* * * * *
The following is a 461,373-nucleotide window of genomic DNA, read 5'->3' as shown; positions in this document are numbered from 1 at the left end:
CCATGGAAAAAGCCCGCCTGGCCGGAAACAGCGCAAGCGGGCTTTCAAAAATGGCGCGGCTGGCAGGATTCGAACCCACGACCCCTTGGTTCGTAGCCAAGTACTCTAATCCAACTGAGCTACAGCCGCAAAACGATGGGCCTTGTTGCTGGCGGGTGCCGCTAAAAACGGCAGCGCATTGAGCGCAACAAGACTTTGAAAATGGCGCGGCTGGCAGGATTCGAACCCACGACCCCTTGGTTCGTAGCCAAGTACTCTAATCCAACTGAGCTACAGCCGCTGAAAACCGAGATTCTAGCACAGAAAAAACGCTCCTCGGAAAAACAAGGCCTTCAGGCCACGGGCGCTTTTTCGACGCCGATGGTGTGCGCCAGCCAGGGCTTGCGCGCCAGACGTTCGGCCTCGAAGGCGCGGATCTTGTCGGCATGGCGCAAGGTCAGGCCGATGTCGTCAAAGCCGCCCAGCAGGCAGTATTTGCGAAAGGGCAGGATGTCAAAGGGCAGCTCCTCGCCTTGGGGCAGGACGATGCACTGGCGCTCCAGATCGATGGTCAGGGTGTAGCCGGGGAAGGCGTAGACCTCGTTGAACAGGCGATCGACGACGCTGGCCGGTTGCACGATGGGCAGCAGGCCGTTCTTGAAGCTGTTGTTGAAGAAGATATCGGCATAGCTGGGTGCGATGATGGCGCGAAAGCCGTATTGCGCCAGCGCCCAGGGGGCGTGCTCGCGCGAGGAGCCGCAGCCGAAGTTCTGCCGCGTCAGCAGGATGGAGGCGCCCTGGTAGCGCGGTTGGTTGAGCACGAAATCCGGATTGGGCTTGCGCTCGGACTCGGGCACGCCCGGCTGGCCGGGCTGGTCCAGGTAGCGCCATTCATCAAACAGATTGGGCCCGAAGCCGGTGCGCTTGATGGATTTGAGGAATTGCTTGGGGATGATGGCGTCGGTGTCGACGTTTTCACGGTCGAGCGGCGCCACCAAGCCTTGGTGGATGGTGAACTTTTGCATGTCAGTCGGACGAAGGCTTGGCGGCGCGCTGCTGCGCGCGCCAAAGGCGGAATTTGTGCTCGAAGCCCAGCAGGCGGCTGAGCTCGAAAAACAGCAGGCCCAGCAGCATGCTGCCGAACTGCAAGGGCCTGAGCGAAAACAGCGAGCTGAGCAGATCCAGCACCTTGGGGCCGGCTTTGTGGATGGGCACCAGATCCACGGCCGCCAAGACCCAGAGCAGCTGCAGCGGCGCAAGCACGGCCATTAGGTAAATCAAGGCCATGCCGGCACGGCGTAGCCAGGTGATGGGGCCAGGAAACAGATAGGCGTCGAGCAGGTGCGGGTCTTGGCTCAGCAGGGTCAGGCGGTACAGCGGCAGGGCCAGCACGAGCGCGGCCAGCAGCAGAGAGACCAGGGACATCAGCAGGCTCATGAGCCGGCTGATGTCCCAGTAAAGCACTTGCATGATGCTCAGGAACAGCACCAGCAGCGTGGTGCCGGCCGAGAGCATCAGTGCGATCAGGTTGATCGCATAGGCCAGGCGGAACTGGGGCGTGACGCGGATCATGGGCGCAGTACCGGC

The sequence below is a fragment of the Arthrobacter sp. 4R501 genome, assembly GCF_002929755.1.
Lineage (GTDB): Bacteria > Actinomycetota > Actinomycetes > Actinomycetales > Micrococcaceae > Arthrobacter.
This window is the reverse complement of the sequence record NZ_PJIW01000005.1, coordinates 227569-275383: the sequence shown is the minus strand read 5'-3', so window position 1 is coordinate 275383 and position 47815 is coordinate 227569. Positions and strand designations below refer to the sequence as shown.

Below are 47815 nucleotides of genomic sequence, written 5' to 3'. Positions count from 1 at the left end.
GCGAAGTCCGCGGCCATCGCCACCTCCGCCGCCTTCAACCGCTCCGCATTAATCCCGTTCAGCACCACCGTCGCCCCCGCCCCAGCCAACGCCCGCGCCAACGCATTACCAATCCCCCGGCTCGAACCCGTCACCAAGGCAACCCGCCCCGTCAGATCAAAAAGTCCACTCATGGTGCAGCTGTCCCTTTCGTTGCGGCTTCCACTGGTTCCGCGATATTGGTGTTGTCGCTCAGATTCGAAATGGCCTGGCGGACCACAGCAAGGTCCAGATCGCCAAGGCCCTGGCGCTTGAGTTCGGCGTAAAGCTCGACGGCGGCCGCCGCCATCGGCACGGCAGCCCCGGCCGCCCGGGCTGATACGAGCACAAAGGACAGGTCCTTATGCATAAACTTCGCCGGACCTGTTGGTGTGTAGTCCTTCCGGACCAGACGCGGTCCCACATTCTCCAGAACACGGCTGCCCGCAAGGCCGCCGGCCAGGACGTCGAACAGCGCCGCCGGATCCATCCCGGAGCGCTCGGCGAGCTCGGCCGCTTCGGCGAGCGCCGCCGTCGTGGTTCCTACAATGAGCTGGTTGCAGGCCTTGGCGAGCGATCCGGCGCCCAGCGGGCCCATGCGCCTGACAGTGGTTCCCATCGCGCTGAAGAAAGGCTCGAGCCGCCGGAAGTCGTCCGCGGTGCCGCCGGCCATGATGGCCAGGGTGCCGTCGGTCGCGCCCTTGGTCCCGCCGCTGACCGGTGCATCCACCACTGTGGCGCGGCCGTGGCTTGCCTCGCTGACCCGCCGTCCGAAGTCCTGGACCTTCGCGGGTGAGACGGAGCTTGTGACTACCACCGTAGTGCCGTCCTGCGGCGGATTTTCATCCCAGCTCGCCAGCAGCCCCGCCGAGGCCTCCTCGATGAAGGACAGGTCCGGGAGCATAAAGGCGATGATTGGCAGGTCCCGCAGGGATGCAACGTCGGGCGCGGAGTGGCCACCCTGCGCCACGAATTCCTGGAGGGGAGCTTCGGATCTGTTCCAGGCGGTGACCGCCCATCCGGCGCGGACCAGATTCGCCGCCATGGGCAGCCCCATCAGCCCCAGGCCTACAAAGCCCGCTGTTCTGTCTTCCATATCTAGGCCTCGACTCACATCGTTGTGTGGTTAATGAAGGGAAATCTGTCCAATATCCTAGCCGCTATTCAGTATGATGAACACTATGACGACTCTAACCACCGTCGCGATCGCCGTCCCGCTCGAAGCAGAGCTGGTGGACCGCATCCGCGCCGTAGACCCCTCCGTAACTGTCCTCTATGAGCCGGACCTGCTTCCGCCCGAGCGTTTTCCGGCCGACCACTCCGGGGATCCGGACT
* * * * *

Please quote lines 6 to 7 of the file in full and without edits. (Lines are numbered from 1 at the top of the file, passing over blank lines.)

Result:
Below are 47815 nucleotides of genomic sequence, written 5' to 3'. Positions count from 1 at the left end.
GCGAAGTCCGCGGCCATCGCCACCTCCGCCGCCTTCAACCGCTCCGCATTAATCCCGTTCAGCACCACCGTCGCCCCCGCCCCAGCCAACGCCCGCGCCAACGCATTACCAATCCCCCGGCTCGAACCCGTCACCAAGGCAACCCGCCCCGTCAGATCAAAAAGTCCACTCATGGTGCAGCTGTCCCTTTCGTTGCGGCTTCCACTGGTTCCGCGATATTGGTGTTGTCGCTCAGATTCGAAATGGCCTGGCGGACCACAGCAAGGTCCAGATCGCCAAGGCCCTGGCGCTTGAGTTCGGCGTAAAGCTCGACGGCGGCCGCCGCCATCGGCACGGCAGCCCCGGCCGCCCGGGCTGATACGAGCACAAAGGACAGGTCCTTATGCATAAACTTCGCCGGACCTGTTGGTGTGTAGTCCTTCCGGACCAGACGCGGTCCCACATTCTCCAGAACACGGCTGCCCGCAAGGCCGCCGGCCAGGACGTCGAACAGCGCCGCCGGATCCATCCCGGAGCGCTCGGCGAGCTCGGCCGCTTCGGCGAGCGCCGCCGTCGTGGTTCCTACAATGAGCTGGTTGCAGGCCTTGGCGAGCGATCCGGCGCCCAGCGGGCCCATGCGCCTGACAGTGGTTCCCATCGCGCTGAAGAAAGGCTCGAGCCGCCGGAAGTCGTCCGCGGTGCCGCCGGCCATGATGGCCAGGGTGCCGTCGGTCGCGCCCTTGGTCCCGCCGCTGACCGGTGCATCCACCACTGTGGCGCGGCCGTGGCTTGCCTCGCTGACCCGCCGTCCGAAGTCCTGGACCTTCGCGGGTGAGACGGAGCTTGTGACTACCACCGTAGTGCCGTCCTGCGGCGGATTTTCATCCCAGCTCGCCAGCAGCCCCGCCGAGGCCTCCTCGATGAAGGACAGGTCCGGGAGCATAAAGGCGATGATTGGCAGGTCCCGCAGGGATGCAACGTCGGGCGCGGAGTGGCCACCCTGCGCCACGAATTCCTGGAGGGGAGCTTCGGATCTGTTCCAGGCGGTGACCGCCCATCCGGCGCGGACCAGATTCGCCGCCATGGGCAGCCCCATCAGCCCCAGGCCTACAAAGCCCGCTGTTCTGTCTTCCATATCTAGGCCTCGACTCACATCGTTGTGTGGTTAATGAAGGGAAATCTGTCCAATATCCTAGCCGCTATTCAGTATGATGAACACTATGACGACTCTAACCACCGTCGCGATCGCCGTCCCGCTCGAAGCAGAGCTGGTGGACCGCATCCGCGCCGTAGACCCCTCCGTAACTGTCCTCTATGAGCCGGACCTGCTTCCGCCCGAGCGTTTTCCGGCCGACCACTCCGGGGATCCGGACT